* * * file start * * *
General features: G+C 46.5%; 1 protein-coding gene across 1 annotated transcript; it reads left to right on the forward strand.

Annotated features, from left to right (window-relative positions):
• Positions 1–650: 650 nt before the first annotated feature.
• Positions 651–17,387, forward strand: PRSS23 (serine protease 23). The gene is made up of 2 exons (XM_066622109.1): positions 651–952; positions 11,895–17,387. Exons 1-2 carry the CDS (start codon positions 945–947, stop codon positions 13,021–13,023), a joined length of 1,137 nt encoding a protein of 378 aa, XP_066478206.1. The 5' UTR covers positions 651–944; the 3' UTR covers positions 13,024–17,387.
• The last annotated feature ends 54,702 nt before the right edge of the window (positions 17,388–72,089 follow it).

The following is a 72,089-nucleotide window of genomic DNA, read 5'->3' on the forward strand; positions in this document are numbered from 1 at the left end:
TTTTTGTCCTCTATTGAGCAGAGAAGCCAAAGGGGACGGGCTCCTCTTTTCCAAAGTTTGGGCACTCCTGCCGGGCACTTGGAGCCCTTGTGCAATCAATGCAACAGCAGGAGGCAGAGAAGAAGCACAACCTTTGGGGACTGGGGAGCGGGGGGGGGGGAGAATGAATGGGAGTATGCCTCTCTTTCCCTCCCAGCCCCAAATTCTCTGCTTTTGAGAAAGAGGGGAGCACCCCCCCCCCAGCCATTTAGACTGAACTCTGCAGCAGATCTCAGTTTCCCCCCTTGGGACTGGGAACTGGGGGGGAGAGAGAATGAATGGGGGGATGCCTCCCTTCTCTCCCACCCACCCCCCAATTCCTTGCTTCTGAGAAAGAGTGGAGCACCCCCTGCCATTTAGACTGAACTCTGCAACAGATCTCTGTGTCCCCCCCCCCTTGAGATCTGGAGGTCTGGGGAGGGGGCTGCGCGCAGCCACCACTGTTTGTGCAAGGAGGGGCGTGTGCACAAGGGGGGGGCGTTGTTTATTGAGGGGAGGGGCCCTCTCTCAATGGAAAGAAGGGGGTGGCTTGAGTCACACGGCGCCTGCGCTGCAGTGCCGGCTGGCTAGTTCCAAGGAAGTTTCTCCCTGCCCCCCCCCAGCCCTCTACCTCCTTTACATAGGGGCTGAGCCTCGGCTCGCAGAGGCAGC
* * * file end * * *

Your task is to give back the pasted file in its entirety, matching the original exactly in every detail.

General features: G+C 46.5%; 1 protein-coding gene across 1 annotated transcript; it reads left to right on the forward strand.

Annotated features, from left to right (window-relative positions):
• Positions 1–650: 650 nt before the first annotated feature.
• Positions 651–17,387, forward strand: PRSS23 (serine protease 23). The gene is made up of 2 exons (XM_066622109.1): positions 651–952; positions 11,895–17,387. Exons 1-2 carry the CDS (start codon positions 945–947, stop codon positions 13,021–13,023), a joined length of 1,137 nt encoding a protein of 378 aa, XP_066478206.1. The 5' UTR covers positions 651–944; the 3' UTR covers positions 13,024–17,387.
• The last annotated feature ends 54,702 nt before the right edge of the window (positions 17,388–72,089 follow it).

The following is a 72,089-nucleotide window of genomic DNA, read 5'->3' on the forward strand; positions in this document are numbered from 1 at the left end:
TTTTTGTCCTCTATTGAGCAGAGAAGCCAAAGGGGACGGGCTCCTCTTTTCCAAAGTTTGGGCACTCCTGCCGGGCACTTGGAGCCCTTGTGCAATCAATGCAACAGCAGGAGGCAGAGAAGAAGCACAACCTTTGGGGACTGGGGAGCGGGGGGGGGGGAGAATGAATGGGAGTATGCCTCTCTTTCCCTCCCAGCCCCAAATTCTCTGCTTTTGAGAAAGAGGGGAGCACCCCCCCCCCAGCCATTTAGACTGAACTCTGCAGCAGATCTCAGTTTCCCCCCTTGGGACTGGGAACTGGGGGGGAGAGAGAATGAATGGGGGGATGCCTCCCTTCTCTCCCACCCACCCCCCAATTCCTTGCTTCTGAGAAAGAGTGGAGCACCCCCTGCCATTTAGACTGAACTCTGCAACAGATCTCTGTGTCCCCCCCCCCTTGAGATCTGGAGGTCTGGGGAGGGGGCTGCGCGCAGCCACCACTGTTTGTGCAAGGAGGGGCGTGTGCACAAGGGGGGGGCGTTGTTTATTGAGGGGAGGGGCCCTCTCTCAATGGAAAGAAGGGGGTGGCTTGAGTCACACGGCGCCTGCGCTGCAGTGCCGGCTGGCTAGTTCCAAGGAAGTTTCTCCCTGCCCCCCCCCAGCCCTCTACCTCCTTTACATAGGGGCTGAGCCTCGGCTCGCAGAGGCAGC